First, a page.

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Last Updated: Wednesday, 14 May, 2003, 07:10 GMT 08:10 UK
France's Minitel: 20 years young

By James Arnold
BBC News Online business reporter

Minitel terminal
State of the art, in 1983 and today

The history of the internet is measured in dog years - if you've been using it for 12 months, you're an old hand; since the 1990s, and you're a veteran.

But as far back as 1983, a band of pioneers started using electronic networks to communicate, share information and work more efficiently.

No, not Silicon Valley geeks, nor US military scientists - but ordinary French people, long derided as the worst of technophobic old Europe.

Minitel, France's precursor to the internet, is 20 years old, and rumours of its demise have repeatedly proved exaggerated.

Indeed, Minitel may be about to come of age.

Lean and mean

Calling Minitel a proto-internet may be a bit of a stretch, but it is not far off.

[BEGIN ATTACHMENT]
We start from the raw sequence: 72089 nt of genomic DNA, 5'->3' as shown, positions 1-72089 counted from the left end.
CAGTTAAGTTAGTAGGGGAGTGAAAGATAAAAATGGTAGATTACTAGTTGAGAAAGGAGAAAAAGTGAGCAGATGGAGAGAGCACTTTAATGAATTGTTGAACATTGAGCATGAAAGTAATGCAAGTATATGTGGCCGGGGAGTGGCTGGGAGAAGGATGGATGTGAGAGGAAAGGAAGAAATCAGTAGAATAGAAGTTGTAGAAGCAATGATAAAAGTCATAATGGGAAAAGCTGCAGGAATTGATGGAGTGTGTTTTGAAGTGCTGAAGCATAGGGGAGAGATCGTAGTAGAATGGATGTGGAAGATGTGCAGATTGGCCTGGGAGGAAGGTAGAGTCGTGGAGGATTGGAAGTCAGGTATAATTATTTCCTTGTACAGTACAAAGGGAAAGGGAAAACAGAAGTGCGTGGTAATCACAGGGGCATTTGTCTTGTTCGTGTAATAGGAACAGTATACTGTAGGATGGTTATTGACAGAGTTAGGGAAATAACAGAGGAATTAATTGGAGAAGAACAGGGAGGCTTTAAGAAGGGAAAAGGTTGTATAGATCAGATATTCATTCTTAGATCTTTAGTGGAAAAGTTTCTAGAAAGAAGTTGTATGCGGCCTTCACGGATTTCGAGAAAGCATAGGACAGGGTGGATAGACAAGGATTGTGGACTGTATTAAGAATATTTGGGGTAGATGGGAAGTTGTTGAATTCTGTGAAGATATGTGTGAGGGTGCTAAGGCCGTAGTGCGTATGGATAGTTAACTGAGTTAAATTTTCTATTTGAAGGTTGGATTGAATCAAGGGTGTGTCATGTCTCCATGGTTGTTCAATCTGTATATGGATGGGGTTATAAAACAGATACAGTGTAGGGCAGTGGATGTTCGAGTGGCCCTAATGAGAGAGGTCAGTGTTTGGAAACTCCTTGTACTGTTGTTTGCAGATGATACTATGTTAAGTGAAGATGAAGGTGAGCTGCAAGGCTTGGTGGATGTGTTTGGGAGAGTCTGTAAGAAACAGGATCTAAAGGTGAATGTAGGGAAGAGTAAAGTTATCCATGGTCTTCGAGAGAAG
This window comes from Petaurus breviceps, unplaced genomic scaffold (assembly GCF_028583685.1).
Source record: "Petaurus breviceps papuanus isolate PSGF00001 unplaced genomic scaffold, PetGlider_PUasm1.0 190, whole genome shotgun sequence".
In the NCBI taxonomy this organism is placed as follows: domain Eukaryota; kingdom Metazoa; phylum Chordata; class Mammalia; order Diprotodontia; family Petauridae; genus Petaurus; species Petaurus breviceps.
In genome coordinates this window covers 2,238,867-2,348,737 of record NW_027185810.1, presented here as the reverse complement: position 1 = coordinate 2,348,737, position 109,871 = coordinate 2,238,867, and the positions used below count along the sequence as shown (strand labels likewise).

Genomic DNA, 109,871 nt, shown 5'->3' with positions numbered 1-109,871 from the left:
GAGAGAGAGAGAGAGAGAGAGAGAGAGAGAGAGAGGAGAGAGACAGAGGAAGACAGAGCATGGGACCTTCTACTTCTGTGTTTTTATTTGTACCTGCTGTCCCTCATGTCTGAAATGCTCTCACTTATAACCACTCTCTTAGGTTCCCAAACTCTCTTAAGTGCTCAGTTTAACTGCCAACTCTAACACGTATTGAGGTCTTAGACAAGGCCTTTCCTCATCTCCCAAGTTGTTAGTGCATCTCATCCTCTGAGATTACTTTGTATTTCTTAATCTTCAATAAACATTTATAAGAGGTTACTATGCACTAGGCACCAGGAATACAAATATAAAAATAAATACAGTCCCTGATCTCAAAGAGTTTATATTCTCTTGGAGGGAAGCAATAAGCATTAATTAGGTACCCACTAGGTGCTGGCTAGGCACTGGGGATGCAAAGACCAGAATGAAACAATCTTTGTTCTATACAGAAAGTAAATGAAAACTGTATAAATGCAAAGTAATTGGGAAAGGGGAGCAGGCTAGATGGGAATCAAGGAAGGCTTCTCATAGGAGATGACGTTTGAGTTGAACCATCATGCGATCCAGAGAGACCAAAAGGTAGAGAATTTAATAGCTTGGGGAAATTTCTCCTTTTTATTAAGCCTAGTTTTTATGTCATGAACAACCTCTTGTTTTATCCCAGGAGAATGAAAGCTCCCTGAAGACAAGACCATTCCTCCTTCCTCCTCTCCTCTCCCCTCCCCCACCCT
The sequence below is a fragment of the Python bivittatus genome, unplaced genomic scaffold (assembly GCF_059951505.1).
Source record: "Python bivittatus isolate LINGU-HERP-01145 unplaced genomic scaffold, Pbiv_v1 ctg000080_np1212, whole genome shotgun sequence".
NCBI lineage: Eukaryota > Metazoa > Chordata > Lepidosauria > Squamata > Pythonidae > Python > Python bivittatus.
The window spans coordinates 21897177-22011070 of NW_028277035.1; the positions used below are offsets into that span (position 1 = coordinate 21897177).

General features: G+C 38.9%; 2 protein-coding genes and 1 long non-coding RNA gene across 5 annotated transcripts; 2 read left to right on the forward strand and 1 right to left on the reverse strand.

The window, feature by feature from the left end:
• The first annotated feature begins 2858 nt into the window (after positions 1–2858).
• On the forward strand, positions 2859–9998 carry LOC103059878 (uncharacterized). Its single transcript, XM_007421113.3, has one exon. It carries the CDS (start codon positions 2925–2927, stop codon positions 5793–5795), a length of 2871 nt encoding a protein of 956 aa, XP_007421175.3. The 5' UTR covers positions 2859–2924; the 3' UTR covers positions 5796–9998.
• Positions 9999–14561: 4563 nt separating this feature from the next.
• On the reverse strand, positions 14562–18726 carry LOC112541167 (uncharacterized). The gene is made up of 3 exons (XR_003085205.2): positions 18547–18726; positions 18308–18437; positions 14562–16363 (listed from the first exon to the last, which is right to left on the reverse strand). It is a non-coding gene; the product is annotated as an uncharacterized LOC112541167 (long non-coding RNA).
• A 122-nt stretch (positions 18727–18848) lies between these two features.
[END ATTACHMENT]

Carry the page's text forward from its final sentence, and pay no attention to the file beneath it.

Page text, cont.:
Unlike the internet, Minitel is a closed network, based on the phone system of its owner, France Telecom.

Using one of its prehistoric-seeming terminals, users can access a labyrinth of proprietary content, all of it determinedly low-graphics and designed for speed.

It may be unlovely, but, says Christian Grezes, Minitel's marketing director, it's every bit as functional as the worldwide web.

"It's perfect for quick answers to little questions - phone numbers, train times, that kind of thing," he says.

"You get the first three minutes free, so most people just dip in and out."

For those who want to linger, there are at least 13,000 services now available, including instant messaging, news, horoscopes, games, shopping and classified ads.